Alarms are sounding and medical experts on the local, state and federal levels are urging those who use e-cigarette products to listen.
The Centers for Disease Control and Prevention (CDC), the U.S. Food and Drug Administration (FDA), the Pennsylvania Department of Health and similar agencies in other states and municipalities are investigating a multi-state outbreak of severe pulmonary disease associated with e-cigarette products, the CDC reports.
More than 450 possible cases of lung illness associated with the use of e-cigarette products have been reported to the CDC from 33 states and six deaths have been confirmed in California, Illinois, Indiana, Kansas, Minnesota and Oregon. A cause has not yet been identified, but all of the cases involve the use of e-cigarette products, the CDC reports.
On Monday, the Pennsylvania Department of Health reported that it is investigating 37 suspected cases of lung-related illness linked to vaping from e-cigarettes, devices that deliver an aerosol to the user by heating a liquid that often contains nicotine, flavorings, marijuana or other chemicals.
In an “Investigation Notice” the CDC is advising e-cigarette users to consider not using the devices until more information is available.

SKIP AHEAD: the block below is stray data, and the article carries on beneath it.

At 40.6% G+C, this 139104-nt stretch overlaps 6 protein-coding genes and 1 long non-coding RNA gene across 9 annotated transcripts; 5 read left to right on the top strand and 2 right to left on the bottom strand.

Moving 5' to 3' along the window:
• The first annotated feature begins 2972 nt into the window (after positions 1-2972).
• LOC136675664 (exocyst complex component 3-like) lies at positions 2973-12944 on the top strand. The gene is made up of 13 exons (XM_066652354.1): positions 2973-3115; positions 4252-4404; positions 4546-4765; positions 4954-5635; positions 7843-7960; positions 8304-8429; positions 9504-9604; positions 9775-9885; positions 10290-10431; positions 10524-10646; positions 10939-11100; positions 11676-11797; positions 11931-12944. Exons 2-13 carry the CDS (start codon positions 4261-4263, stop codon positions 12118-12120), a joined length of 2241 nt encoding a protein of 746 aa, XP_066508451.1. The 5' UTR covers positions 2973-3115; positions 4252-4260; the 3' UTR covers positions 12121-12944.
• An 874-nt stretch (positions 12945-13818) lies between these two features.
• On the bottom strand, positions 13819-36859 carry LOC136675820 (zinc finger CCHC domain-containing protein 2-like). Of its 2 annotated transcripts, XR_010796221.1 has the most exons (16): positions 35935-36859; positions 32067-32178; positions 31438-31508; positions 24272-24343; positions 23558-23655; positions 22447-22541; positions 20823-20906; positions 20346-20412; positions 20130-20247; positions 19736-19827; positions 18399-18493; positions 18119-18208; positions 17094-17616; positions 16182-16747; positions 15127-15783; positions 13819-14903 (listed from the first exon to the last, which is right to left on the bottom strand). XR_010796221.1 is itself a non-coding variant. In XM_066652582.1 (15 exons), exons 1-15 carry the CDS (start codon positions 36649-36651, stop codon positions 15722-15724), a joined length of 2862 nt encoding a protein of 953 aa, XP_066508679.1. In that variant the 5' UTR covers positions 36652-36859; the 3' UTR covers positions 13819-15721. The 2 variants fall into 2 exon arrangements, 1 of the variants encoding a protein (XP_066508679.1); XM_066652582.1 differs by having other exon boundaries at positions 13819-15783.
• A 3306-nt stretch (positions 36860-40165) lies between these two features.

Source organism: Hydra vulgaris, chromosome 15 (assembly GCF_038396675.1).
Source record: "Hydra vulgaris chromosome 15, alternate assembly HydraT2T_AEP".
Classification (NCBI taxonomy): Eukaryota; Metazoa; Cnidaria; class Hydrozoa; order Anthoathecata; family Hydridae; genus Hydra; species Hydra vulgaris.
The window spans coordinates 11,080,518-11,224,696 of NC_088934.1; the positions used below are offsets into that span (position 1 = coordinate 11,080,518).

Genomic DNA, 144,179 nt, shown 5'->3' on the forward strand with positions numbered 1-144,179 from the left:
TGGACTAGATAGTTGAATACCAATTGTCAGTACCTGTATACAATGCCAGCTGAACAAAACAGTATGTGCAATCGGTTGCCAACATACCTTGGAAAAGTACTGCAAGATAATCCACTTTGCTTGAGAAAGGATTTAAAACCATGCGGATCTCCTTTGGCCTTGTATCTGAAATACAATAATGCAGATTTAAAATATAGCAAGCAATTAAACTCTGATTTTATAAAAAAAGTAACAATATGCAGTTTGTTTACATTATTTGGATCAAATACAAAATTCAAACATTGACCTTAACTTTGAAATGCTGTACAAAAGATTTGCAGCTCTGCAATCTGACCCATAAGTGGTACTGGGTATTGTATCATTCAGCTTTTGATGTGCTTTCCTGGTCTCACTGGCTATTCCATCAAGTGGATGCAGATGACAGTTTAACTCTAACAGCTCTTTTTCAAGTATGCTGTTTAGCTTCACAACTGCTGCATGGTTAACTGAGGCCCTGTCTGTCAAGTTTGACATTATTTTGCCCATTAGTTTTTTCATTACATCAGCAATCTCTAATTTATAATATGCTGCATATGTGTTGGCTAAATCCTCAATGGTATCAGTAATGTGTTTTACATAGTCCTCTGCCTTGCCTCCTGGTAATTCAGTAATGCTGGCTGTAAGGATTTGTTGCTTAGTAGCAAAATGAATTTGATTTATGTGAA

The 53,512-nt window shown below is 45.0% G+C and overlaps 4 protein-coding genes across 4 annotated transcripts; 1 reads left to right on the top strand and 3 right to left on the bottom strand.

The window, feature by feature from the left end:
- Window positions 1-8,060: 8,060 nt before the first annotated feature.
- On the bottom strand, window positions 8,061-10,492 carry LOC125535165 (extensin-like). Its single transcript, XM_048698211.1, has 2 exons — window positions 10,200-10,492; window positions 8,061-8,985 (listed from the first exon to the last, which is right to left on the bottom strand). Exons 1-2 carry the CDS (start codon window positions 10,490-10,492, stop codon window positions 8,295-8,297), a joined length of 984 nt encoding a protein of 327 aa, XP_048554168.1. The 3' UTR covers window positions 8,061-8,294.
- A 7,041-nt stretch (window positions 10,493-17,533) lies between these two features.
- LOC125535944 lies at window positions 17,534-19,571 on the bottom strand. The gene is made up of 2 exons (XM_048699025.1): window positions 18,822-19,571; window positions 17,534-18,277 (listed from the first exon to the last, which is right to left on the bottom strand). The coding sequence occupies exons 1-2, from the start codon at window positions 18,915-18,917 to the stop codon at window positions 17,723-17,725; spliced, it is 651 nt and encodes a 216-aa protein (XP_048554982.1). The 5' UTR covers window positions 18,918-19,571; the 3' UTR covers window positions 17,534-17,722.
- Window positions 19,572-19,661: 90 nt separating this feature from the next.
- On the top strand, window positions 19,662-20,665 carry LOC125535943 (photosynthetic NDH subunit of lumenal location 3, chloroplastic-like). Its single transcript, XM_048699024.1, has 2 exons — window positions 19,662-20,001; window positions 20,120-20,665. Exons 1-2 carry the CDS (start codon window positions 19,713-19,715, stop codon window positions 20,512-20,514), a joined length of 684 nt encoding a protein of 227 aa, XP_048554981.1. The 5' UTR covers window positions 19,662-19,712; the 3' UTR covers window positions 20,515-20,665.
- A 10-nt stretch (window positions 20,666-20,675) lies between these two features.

Regardless of the ongoing investigation, the CDC urges youth and young adults and women who are pregnant not to use e-cigarettes at all, and for adults who currently use tobacco products to not start using e-cigarettes.
Symptoms reported in the recent outbreak include:
n Cough, shortness of breath or chest pain
n Nausea, vomiting or diarrhea
n Fatigue, fever or weight loss
The CDC reports that some patients have reported that their symptoms developed over a few days, while others have reported that illness became worse over several weeks. The cases do not appear to be caused by a pulmonary infection because symptoms have generally not improved with antibiotic treatment alone, the CDC reports.
“The investigation has not identified any specific substance or e-cigarette product that is linked to all cases,” the CDC writes in its notice. “Many patients report using e-cigarette products with liquids that contain cannabinoid products, such as tetrahydrocannabinol (THC),” an active ingredient in marijuana.
We understand that it’s easy to say all of this is happening elsewhere — not here, not to me.
Until we all know much more about what is really going on, however, is it worth taking the chance?
NOTE: Opinions expressed in The Daily Item’s editorials are the consensus of the publisher and top newsroom executives. Today’s was written by Digital Editor Dave Hilliard.